7 Steps to DevOps Success

DevOps has become one of the defining differentiators in business today. Organisations that do it well are able to drive innovation, accelerate speed to market and, potentially, disrupt industries. Those that fail to leverage its value or do it poorly, run the risk of lagging behind their competitors.

As DevOps practices and methodologies become more widely deployed, the challenges of scale, security and organisation-wide integration become more vital to success. Here are seven of the most important ways that DevOps teams can leverage modern cloud solutions and IT resources to deliver added value to the organisation:

  1. Reducing Costs

Most DevOps teams lack individuals with expertise in managing costs. The central IT team is typically more focused on managing cloud costs and aware of where it has pricing leverage based on the organisation’s overall cloud use and relationships with cloud providers. It can be more adept at ensuring you are getting the performance and capacity you need without running into out-of-control costs. IT teams can also add transparency, detailing precisely what you’re getting for your money. Additionally, they can leverage automation and orchestration capabilities to help DevOps teams understand, plan and optimise its own costs.

  1. Scaling Architecture

Building an application for a proof of concept or pilot project is one thing; building it to handle a massive volume of users and traffic is quite another. The challenge is to start fast but, at the same time, make decisions and deploy tools and technologies that let you adjust agilely as the application evolves. This means developing applications quickly and developing applications that address non-functional requirements that will ultimately determine business success, typically encapsulating issues around scale, security, reliability and availability.

  1. Reducing Complexity

One simple way is to use common, optionally open source tools that unify policy across multiple clouds’ various physical infrastructures, orchestration systems, DevOps tooling, virtualisation runtimes and operating systems. There are also traps to avoid to reduce complexity. One is to go stackless or serverless in the public cloud. This can make things faster in the short term but be self-defeating in the long term if you get locked in a web of proprietary cloud services…

  1. Avoiding Vendor Lock-In

One way is to work closely with the centralised IT team to identify tools that can be used commonly across the entire organisation, so the tools you are using are compatible with those being used by other DevOps teams or individual lines of business. This also gives IT a way to standardise on a common tool set, which will simplify life for you in the future. Another important way to avoid vendor lock-in, is to work only with software and infrastructure providers that support open source solutions, so that the APIs don’t change regardless of which cloud you are using or whether it is private or public.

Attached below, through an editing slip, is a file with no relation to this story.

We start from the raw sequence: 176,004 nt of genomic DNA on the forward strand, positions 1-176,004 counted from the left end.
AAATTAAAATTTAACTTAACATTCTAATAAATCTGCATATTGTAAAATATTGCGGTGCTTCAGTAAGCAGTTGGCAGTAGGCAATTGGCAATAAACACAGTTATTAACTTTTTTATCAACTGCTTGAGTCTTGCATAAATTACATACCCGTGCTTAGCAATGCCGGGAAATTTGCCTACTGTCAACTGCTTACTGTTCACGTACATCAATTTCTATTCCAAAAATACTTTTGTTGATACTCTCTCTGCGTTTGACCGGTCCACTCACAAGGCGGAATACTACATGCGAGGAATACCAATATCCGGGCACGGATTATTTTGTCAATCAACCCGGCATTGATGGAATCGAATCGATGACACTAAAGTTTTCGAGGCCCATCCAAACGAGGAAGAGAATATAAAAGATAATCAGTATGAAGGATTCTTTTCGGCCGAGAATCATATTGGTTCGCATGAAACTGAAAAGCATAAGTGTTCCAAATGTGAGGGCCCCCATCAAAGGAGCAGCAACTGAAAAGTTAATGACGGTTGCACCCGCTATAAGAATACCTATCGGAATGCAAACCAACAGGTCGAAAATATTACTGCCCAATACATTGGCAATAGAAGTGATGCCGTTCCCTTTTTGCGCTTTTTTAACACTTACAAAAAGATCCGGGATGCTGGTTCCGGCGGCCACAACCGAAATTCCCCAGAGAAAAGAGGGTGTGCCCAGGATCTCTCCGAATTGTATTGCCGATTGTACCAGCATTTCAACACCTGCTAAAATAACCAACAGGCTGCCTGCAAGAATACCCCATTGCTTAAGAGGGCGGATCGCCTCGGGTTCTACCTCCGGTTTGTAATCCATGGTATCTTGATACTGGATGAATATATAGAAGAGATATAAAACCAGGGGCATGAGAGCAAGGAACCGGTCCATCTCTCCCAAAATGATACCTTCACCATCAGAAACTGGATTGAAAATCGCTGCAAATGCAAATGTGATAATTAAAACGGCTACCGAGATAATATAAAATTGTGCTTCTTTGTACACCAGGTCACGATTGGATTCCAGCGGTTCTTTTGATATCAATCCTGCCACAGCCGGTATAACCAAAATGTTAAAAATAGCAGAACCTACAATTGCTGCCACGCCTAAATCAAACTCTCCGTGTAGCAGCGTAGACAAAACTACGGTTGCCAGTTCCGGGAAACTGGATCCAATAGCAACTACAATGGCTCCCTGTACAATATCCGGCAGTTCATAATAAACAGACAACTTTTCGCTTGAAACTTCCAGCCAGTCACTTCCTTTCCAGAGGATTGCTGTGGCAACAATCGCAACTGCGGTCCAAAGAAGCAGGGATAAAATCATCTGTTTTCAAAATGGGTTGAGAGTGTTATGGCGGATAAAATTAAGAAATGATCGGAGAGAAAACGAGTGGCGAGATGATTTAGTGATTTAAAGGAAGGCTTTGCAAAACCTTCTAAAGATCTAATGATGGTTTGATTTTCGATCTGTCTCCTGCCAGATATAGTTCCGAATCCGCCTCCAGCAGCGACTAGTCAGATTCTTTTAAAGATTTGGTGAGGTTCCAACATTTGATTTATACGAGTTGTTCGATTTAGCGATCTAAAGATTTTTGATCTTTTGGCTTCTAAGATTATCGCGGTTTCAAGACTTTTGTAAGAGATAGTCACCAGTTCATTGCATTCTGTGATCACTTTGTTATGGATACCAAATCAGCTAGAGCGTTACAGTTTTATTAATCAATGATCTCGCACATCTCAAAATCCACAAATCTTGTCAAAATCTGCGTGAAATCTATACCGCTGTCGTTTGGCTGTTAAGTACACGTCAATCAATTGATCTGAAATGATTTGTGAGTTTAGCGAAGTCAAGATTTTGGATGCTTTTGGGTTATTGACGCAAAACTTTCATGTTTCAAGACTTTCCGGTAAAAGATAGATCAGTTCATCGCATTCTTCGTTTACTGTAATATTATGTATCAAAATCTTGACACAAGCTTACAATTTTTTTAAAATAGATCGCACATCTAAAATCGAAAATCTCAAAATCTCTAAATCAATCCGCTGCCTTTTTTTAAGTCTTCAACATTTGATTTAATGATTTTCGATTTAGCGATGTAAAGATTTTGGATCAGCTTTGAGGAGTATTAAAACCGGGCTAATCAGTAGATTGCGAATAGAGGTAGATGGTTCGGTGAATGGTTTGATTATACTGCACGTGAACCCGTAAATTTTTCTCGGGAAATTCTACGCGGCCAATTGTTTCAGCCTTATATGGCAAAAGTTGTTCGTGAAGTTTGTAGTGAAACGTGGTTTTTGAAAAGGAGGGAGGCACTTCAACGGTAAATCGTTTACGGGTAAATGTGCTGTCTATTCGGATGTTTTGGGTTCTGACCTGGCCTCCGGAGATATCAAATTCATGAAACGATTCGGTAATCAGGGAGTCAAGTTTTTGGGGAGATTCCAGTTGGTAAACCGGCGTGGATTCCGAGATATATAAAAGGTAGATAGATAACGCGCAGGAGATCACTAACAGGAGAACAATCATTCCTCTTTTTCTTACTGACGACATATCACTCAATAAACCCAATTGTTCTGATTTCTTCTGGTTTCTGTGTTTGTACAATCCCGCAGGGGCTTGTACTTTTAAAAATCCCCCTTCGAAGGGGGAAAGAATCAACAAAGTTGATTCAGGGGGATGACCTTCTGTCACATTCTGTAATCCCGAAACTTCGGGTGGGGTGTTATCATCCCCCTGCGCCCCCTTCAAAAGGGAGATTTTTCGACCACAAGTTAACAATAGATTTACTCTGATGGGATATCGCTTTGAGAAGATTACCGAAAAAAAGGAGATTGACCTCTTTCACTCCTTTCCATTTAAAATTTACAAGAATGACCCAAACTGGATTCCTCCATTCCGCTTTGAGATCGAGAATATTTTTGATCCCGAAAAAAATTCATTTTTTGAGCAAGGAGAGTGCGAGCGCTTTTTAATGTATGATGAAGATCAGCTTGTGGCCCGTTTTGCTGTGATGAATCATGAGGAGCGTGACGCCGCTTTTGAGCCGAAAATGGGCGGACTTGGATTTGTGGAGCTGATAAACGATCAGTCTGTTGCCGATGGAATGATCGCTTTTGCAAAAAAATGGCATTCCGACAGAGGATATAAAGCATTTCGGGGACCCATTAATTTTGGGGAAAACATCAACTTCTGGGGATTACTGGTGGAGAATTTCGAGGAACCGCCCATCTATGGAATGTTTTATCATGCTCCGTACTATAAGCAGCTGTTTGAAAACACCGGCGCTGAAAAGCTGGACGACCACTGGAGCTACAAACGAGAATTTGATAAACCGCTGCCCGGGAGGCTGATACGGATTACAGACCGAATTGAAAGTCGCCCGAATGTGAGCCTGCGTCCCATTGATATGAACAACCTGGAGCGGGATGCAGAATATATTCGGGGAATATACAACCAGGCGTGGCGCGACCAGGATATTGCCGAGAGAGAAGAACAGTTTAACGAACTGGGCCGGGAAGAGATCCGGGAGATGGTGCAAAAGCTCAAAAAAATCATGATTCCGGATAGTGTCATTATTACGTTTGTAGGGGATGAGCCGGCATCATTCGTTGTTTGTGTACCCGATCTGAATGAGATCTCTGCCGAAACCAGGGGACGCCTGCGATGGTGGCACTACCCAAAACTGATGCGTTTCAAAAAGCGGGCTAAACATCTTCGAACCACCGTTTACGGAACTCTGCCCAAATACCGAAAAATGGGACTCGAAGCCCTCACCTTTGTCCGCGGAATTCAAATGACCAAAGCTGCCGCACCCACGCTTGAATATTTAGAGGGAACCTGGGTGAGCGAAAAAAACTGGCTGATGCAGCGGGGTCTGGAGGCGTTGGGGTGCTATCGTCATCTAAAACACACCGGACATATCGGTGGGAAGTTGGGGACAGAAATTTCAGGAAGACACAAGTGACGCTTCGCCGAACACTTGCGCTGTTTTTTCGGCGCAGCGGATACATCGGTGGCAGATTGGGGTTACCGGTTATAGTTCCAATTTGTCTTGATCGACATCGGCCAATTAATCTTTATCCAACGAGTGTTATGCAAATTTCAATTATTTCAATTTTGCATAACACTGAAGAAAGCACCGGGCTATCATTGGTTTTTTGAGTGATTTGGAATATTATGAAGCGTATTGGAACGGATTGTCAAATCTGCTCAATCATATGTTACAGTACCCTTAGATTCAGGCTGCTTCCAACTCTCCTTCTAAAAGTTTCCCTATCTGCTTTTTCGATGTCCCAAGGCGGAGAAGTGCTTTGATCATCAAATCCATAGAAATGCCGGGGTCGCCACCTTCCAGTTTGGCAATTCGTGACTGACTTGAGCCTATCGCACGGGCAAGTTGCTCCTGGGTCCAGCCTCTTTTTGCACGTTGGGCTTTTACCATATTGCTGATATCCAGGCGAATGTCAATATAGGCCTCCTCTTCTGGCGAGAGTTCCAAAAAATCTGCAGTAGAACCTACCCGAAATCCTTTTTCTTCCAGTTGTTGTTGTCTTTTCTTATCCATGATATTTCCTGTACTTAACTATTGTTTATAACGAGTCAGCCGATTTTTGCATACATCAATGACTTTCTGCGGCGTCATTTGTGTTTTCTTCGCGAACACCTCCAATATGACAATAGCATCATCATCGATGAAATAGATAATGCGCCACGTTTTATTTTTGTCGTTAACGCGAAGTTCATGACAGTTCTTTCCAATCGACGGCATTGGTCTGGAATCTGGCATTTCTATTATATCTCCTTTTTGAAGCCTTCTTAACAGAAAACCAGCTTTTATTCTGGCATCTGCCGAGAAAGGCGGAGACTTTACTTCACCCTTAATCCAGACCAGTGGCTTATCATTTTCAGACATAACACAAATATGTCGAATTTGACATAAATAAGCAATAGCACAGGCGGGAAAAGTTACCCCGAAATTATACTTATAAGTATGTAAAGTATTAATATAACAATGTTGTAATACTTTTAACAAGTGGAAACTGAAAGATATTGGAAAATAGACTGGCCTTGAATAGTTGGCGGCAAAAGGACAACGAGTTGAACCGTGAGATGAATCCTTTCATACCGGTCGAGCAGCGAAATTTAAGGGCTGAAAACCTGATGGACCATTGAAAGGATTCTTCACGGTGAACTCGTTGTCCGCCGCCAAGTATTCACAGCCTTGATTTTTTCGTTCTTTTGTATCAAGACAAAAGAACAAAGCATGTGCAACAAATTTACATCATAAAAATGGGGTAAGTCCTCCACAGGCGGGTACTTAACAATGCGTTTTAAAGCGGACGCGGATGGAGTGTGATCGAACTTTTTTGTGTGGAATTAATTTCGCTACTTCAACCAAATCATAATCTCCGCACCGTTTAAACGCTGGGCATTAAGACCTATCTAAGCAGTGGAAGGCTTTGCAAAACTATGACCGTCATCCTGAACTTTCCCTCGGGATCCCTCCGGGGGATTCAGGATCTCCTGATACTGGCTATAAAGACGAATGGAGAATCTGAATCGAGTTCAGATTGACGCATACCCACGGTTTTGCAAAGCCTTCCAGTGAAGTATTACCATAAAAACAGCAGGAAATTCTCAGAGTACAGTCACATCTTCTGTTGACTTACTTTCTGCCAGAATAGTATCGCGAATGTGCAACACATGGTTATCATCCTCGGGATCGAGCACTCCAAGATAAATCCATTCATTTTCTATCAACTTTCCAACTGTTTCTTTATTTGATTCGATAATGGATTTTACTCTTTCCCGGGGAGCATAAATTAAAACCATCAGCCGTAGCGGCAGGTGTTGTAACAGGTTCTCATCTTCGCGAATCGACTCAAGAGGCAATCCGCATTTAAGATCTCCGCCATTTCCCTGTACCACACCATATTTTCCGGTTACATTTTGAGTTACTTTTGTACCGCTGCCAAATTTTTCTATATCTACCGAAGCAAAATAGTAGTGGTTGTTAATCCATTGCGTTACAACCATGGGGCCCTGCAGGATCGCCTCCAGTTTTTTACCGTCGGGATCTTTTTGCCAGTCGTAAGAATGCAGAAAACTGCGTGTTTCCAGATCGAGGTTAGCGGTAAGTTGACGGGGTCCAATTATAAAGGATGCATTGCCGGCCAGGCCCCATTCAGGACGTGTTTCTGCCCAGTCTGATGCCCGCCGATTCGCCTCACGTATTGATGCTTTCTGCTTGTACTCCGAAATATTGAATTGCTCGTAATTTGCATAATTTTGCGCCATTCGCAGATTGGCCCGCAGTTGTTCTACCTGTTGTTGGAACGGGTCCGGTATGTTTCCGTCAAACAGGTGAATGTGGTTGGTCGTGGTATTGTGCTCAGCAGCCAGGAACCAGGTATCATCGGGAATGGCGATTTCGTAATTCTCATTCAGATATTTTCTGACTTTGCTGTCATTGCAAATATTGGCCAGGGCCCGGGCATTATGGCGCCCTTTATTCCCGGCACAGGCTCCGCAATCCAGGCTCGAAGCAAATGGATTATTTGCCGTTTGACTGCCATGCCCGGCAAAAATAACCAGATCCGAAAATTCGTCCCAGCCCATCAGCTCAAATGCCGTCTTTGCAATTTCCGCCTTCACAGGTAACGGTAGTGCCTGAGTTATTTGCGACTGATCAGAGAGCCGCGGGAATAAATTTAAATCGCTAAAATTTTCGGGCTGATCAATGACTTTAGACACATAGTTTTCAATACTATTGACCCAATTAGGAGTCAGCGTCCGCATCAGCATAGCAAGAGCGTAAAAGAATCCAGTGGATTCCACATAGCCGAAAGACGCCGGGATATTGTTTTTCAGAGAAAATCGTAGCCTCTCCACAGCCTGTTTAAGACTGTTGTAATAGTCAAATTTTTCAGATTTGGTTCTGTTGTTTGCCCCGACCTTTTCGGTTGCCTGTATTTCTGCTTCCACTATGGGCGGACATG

1. Improving Security

One of the ways to significantly improve security protections is to leverage modern tools and processes to facilitate what is commonly referred to as a “shift left,” which propels security and other infrastructure considerations earlier down the pipeline, into coding, architecture and pre-production systems. By collaborating earlier with security professionals and leveraging tools that facilitate security automation, DevOps teams can avoid security problems that may not be apparent until production and deployment cycles.

  1. Leveraging Modern Infrastructure

Just as DevOps teams can benefit significantly by the shift left in security, they can similarly benefit from a shift left in infrastructure, particularly in network infrastructure. Beyond the clear role of networking between multiple clouds, NetDevOps, or cloud-native networking, has the potential to be a breakthrough for microservices architectures. While a microservices architecture isn’t fool proof, it’s the best option today for the speed and agility of frequent or continuous deployment.

  1. Using Advanced Intelligence

Solutions are now available that leverage big data analytics and machine learning to automate cloud operations with real-time visibility, predictive analytics and real-time orchestration and optimisation capabilities. By using telemetry, advanced analytics and machine learning in real time across all aspects of shared infrastructure, DevOps teams can associate resource consumption with containers and virtual machines. This enables teams to control and visualise how infrastructure resources are used by workloads, in order to plan for and provide the capacity needed for smooth application performance.

In less than a decade, DevOps has emerged as a critical set of practices, policies and technologies that organisations use to empower digital transformation, speed to market and innovation. Today’s cloud environments provide the framework to address these issues, but it is critical for DevOps teams to work closely with the larger IT organisation and individual lines of business. Applications must be able to scale and are not locked into proprietary architectures and limited options.

By choosing the right solutions and partners, DevOps can embrace open, scale-out, software-defined hybrid cloud architectures that maximise automation and orchestration to support speed, agility and reliability. We partner with Juniper Networks to provide automated, scalable and secure network solutions that offer agility, performance and value.

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‘7 Steps to DevOps Success’ taken from TechTarget® and Juniper ebook ‘A guide to Improving DevOps in the Hybrid Cloud’.

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